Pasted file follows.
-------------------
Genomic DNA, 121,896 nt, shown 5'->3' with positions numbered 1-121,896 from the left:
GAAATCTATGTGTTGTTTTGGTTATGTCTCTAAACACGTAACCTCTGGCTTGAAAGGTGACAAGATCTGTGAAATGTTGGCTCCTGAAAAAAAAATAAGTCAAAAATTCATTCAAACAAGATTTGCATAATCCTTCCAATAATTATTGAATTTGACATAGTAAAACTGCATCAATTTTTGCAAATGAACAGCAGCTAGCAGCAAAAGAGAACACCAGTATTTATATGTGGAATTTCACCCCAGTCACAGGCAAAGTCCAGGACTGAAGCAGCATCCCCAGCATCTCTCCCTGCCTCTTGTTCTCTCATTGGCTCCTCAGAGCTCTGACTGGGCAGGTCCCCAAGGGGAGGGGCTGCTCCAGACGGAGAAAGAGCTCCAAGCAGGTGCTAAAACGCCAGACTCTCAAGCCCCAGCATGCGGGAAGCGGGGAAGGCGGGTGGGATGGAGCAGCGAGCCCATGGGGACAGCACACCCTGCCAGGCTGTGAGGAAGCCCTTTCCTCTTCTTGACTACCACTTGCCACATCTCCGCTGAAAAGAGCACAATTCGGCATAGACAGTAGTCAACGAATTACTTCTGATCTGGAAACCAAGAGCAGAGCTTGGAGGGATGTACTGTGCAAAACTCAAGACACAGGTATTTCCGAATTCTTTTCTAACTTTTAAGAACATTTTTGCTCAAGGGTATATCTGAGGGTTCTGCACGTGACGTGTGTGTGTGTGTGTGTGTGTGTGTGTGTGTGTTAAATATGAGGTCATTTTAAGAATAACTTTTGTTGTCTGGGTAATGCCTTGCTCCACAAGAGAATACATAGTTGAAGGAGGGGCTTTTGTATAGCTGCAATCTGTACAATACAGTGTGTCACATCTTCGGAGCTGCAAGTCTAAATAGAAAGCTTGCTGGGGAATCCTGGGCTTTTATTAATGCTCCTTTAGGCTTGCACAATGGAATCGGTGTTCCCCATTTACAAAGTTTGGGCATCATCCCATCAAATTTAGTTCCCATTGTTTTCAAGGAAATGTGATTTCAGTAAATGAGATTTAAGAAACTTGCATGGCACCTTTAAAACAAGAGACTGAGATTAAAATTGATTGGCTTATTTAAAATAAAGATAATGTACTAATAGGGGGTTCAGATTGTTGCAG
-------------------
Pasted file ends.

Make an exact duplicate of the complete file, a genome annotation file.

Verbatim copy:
Genomic DNA, 121,896 nt, shown 5'->3' with positions numbered 1-121,896 from the left:
GAAATCTATGTGTTGTTTTGGTTATGTCTCTAAACACGTAACCTCTGGCTTGAAAGGTGACAAGATCTGTGAAATGTTGGCTCCTGAAAAAAAAATAAGTCAAAAATTCATTCAAACAAGATTTGCATAATCCTTCCAATAATTATTGAATTTGACATAGTAAAACTGCATCAATTTTTGCAAATGAACAGCAGCTAGCAGCAAAAGAGAACACCAGTATTTATATGTGGAATTTCACCCCAGTCACAGGCAAAGTCCAGGACTGAAGCAGCATCCCCAGCATCTCTCCCTGCCTCTTGTTCTCTCATTGGCTCCTCAGAGCTCTGACTGGGCAGGTCCCCAAGGGGAGGGGCTGCTCCAGACGGAGAAAGAGCTCCAAGCAGGTGCTAAAACGCCAGACTCTCAAGCCCCAGCATGCGGGAAGCGGGGAAGGCGGGTGGGATGGAGCAGCGAGCCCATGGGGACAGCACACCCTGCCAGGCTGTGAGGAAGCCCTTTCCTCTTCTTGACTACCACTTGCCACATCTCCGCTGAAAAGAGCACAATTCGGCATAGACAGTAGTCAACGAATTACTTCTGATCTGGAAACCAAGAGCAGAGCTTGGAGGGATGTACTGTGCAAAACTCAAGACACAGGTATTTCCGAATTCTTTTCTAACTTTTAAGAACATTTTTGCTCAAGGGTATATCTGAGGGTTCTGCACGTGACGTGTGTGTGTGTGTGTGTGTGTGTGTGTGTGTGTTAAATATGAGGTCATTTTAAGAATAACTTTTGTTGTCTGGGTAATGCCTTGCTCCACAAGAGAATACATAGTTGAAGGAGGGGCTTTTGTATAGCTGCAATCTGTACAATACAGTGTGTCACATCTTCGGAGCTGCAAGTCTAAATAGAAAGCTTGCTGGGGAATCCTGGGCTTTTATTAATGCTCCTTTAGGCTTGCACAATGGAATCGGTGTTCCCCATTTACAAAGTTTGGGCATCATCCCATCAAATTTAGTTCCCATTGTTTTCAAGGAAATGTGATTTCAGTAAATGAGATTTAAGAAACTTGCATGGCACCTTTAAAACAAGAGACTGAGATTAAAATTGATTGGCTTATTTAAAATAAAGATAATGTACTAATAGGGGGTTCAGATTGTTGCAG